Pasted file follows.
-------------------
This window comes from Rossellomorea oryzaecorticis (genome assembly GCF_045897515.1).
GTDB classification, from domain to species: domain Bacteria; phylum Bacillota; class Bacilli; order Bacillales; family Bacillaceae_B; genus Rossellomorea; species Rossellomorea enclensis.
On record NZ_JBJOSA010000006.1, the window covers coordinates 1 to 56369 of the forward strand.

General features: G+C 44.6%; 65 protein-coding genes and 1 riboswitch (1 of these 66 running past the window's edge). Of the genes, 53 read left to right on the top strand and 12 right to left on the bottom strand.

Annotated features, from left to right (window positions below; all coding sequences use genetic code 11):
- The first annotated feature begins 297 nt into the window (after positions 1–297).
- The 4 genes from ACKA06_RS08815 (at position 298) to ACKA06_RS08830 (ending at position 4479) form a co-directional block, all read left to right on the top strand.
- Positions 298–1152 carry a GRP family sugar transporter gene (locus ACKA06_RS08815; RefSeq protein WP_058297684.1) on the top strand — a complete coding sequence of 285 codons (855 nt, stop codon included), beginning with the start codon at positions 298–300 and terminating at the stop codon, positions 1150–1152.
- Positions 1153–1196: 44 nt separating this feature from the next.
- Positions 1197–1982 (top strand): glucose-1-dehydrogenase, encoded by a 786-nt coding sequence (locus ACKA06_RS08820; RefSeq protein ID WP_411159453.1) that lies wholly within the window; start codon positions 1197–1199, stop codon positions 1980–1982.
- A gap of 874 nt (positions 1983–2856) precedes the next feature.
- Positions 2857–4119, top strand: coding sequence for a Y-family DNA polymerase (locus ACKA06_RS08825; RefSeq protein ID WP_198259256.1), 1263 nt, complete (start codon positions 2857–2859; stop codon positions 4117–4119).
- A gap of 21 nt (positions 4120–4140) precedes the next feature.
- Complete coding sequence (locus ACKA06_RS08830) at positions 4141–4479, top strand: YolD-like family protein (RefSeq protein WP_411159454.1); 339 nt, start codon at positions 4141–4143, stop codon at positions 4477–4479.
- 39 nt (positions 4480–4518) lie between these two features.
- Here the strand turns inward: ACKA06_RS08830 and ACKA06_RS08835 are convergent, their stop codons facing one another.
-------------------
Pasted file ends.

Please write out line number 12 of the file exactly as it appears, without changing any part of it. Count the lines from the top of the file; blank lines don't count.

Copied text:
- Positions 2857–4119, top strand: coding sequence for a Y-family DNA polymerase (locus ACKA06_RS08825; RefSeq protein ID WP_198259256.1), 1263 nt, complete (start codon positions 2857–2859; stop codon positions 4117–4119).